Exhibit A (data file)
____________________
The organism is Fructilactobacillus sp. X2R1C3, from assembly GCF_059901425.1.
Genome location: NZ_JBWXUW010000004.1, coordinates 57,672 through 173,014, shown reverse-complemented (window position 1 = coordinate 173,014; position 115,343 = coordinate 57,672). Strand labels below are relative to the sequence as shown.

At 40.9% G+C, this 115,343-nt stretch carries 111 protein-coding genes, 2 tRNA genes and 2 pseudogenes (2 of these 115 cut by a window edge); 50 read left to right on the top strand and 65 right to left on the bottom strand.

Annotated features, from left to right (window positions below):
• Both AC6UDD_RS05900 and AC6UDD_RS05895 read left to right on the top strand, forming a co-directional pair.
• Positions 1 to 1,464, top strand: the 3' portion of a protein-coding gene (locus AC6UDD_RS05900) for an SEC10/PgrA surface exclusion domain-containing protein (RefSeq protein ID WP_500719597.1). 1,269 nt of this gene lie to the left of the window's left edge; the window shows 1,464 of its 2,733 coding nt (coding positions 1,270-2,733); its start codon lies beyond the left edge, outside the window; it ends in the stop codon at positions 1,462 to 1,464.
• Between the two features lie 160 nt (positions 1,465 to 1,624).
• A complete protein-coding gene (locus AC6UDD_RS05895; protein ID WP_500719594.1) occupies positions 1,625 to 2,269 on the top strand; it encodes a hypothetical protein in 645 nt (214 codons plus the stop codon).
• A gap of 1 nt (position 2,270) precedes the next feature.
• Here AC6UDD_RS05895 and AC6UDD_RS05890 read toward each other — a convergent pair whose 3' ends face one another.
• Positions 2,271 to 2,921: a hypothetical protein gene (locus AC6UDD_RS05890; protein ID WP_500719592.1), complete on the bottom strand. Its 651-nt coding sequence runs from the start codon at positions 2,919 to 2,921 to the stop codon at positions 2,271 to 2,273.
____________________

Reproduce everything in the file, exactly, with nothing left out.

The organism is Fructilactobacillus sp. X2R1C3, from assembly GCF_059901425.1.
Genome location: NZ_JBWXUW010000004.1, coordinates 57,672 through 173,014, shown reverse-complemented (window position 1 = coordinate 173,014; position 115,343 = coordinate 57,672). Strand labels below are relative to the sequence as shown.

At 40.9% G+C, this 115,343-nt stretch carries 111 protein-coding genes, 2 tRNA genes and 2 pseudogenes (2 of these 115 cut by a window edge); 50 read left to right on the top strand and 65 right to left on the bottom strand.

Annotated features, from left to right (window positions below):
• Both AC6UDD_RS05900 and AC6UDD_RS05895 read left to right on the top strand, forming a co-directional pair.
• Positions 1 to 1,464, top strand: the 3' portion of a protein-coding gene (locus AC6UDD_RS05900) for an SEC10/PgrA surface exclusion domain-containing protein (RefSeq protein ID WP_500719597.1). 1,269 nt of this gene lie to the left of the window's left edge; the window shows 1,464 of its 2,733 coding nt (coding positions 1,270-2,733); its start codon lies beyond the left edge, outside the window; it ends in the stop codon at positions 1,462 to 1,464.
• Between the two features lie 160 nt (positions 1,465 to 1,624).
• A complete protein-coding gene (locus AC6UDD_RS05895; protein ID WP_500719594.1) occupies positions 1,625 to 2,269 on the top strand; it encodes a hypothetical protein in 645 nt (214 codons plus the stop codon).
• A gap of 1 nt (position 2,270) precedes the next feature.
• Here AC6UDD_RS05895 and AC6UDD_RS05890 read toward each other — a convergent pair whose 3' ends face one another.
• Positions 2,271 to 2,921: a hypothetical protein gene (locus AC6UDD_RS05890; protein ID WP_500719592.1), complete on the bottom strand. Its 651-nt coding sequence runs from the start codon at positions 2,919 to 2,921 to the stop codon at positions 2,271 to 2,273.